How to utilise information in the job description
Read time: 4 mins
By Hannah Vernon, Media & Communications at Gradcracker
All of the information within the job description is there to help you determine whether the opportunity is right for you. It should capture what the role will involve, and what you will need to be able to do the job well. You need to consider these points carefully before applying, and if you decide that you are the right person for the job, you’ll need to be able to demonstrate how and why throughout the application process. And you can do this by using all of the information in the job description to your advantage…
When you click into a job on Gradcracker, you will find the ‘Opportunity Overview’ on the right-hand side. This summarises the main details of the job and tells you at a glance whether the job is worth delving deeper into.
- Firstly, the deadline will tell you when applications for the opportunity are closing so that you can give yourself enough time to put together an impressive application. When the deadline is ‘Ongoing’, the employer will likely close the opportunity whenever they receive enough applications, so we recommend applying as soon as possible in these instances.
- This section may also disclose the salary, but some employers choose to simply state that the salary is ‘competitive’. Either way, opportunities on Gradcracker are typically very well paid, with an average salary of around £27,000 for graduates and between £16,000-£18,000 pro rata for placement students.
- You’ll also find the level of qualification required – this can range from a 3rd or unspecified right up to PhD level. It’s important to remember that master’s and PhD graduates can also apply for opportunities that only ask for a bachelor’s degree.
- Finally, it will tell you where the job is based. We recommend being as flexible as you can when it comes to location because it will open you up to a lot more opportunities and experiences. Some opportunities are available in multiple locations, and where you’d like to work will be confirmed at a later stage. Roles can also be rotational, in which case you must be open to travel; you should find any information on rotations within the job description.
The Job Description itself
Job descriptions on Gradcracker are typically made up of a number of sections, covering who the employer is, what the role and/or programme will involve, the requirements, and what the employer can offer you. All of this information will be relevant to your application. Here’s how you can utilise it…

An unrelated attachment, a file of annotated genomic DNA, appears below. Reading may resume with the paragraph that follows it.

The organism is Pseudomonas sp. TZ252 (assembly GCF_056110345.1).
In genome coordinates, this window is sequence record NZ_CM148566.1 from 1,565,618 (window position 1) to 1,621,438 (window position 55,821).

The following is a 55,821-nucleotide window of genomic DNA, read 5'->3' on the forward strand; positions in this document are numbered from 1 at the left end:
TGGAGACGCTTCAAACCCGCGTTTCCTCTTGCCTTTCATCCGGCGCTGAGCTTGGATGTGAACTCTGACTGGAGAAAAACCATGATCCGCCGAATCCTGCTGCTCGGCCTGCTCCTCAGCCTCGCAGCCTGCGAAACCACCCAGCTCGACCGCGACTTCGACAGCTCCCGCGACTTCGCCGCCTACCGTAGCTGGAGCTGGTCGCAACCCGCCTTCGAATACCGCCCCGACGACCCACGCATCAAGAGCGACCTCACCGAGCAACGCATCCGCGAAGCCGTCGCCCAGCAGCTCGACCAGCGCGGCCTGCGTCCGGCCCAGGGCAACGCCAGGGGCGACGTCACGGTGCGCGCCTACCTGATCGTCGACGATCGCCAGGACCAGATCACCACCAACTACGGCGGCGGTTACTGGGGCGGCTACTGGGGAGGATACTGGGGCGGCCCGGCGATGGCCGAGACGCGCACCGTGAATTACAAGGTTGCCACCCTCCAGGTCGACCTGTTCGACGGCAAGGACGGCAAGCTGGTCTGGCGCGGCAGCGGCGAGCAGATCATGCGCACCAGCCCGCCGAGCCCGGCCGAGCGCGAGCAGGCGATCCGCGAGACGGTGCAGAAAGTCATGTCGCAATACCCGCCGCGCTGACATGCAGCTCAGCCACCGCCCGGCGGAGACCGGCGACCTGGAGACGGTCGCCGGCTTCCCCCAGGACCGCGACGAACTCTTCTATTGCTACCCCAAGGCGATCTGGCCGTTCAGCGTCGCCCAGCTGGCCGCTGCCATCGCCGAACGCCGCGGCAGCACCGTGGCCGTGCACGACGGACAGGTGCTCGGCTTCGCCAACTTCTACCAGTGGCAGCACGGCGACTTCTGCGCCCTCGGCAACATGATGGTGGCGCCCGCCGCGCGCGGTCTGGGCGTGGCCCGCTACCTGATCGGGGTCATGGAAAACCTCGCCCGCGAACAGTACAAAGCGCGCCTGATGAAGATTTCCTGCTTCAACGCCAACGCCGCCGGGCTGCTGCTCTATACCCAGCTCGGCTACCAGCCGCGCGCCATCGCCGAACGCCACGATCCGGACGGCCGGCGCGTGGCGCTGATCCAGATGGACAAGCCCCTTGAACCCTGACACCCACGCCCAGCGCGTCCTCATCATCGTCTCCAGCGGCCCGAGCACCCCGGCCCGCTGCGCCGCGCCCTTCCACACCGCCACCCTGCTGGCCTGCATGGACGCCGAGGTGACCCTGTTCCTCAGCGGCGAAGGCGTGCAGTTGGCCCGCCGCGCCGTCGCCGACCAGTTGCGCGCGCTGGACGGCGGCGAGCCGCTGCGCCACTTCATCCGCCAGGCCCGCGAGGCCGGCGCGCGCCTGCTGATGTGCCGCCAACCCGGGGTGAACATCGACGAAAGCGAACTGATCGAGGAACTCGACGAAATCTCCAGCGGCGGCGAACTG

Who are they?
When applying to an opportunity, it’s important that the employer is right for you. Does the work they do align with your career aspirations? Do you agree with their values and can you see yourself fitting into their work culture? The job description will usually introduce you to the employer; though this section may not answer all of your questions, it will give you a good idea of who they are and what they do before you go on to find out more about them (by exploring their Gradcracker hub).
What will I be doing?
The job description should outline what the role and/or programme involves and list any responsibilities you might have. It’s important to remember that you will receive training once you start the job, so you won’t always have to have experience or be familiar with all of it. However, it’s a good idea to consider what makes you able to fulfil these responsibilities – whether that be knowledge and technical experience or soft skills.
What are they looking for?
Requirements for the role should be clearly stated in the job description; these can include qualifications, technical knowledge, skills and abilities, personal qualities and behaviours. I recommend using this section as a checklist to make sure that you meet each of the requirements. Come up with specific examples that demonstrate your competencies, and use the STAR (Situation, Task, Action, Result) method to communicate them during the application process. (Remember, soft skills are as important as technical skills. If you’re struggling with examples, think about meeting university deadlines; projects or societies you’ve been involved in, or any part-time jobs you have had.)
What’s in it for me?
Finally, a job description will usually describe what the employer can offer you. This section is unique to the employer and can cover things like benefits, and training and development opportunities. Think about what you value most in your job and personal life, as well as what your career ambitions are – does what the employer is offering align with these?
Each job description will be unique to the employer and the opportunity. This means that they won’t always follow a specific structure and will likely include additional information to that which I have covered above. The important thing to remember is that everything in the job description is there for a reason; it is all relevant. Use it to decide whether the opportunity is right for you, and what makes you the best person for the job.